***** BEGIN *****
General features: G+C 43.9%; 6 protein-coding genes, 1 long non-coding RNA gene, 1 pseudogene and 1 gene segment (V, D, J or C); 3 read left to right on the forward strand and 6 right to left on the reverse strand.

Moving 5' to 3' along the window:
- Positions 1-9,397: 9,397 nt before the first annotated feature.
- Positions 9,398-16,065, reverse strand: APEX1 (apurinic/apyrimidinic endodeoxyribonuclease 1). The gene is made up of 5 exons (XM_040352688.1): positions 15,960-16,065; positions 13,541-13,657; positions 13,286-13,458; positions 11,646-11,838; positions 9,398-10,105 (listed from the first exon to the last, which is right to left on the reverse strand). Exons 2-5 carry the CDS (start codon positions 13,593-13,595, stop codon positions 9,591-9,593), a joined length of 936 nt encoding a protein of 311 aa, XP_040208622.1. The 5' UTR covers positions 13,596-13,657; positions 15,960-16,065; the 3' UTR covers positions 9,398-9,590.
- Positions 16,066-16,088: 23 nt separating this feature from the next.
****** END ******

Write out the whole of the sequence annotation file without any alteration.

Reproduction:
General features: G+C 43.9%; 6 protein-coding genes, 1 long non-coding RNA gene, 1 pseudogene and 1 gene segment (V, D, J or C); 3 read left to right on the forward strand and 6 right to left on the reverse strand.

Moving 5' to 3' along the window:
- Positions 1-9,397: 9,397 nt before the first annotated feature.
- Positions 9,398-16,065, reverse strand: APEX1 (apurinic/apyrimidinic endodeoxyribonuclease 1). The gene is made up of 5 exons (XM_040352688.1): positions 15,960-16,065; positions 13,541-13,657; positions 13,286-13,458; positions 11,646-11,838; positions 9,398-10,105 (listed from the first exon to the last, which is right to left on the reverse strand). Exons 2-5 carry the CDS (start codon positions 13,593-13,595, stop codon positions 9,591-9,593), a joined length of 936 nt encoding a protein of 311 aa, XP_040208622.1. The 5' UTR covers positions 13,596-13,657; positions 15,960-16,065; the 3' UTR covers positions 9,398-9,590.
- Positions 16,066-16,088: 23 nt separating this feature from the next.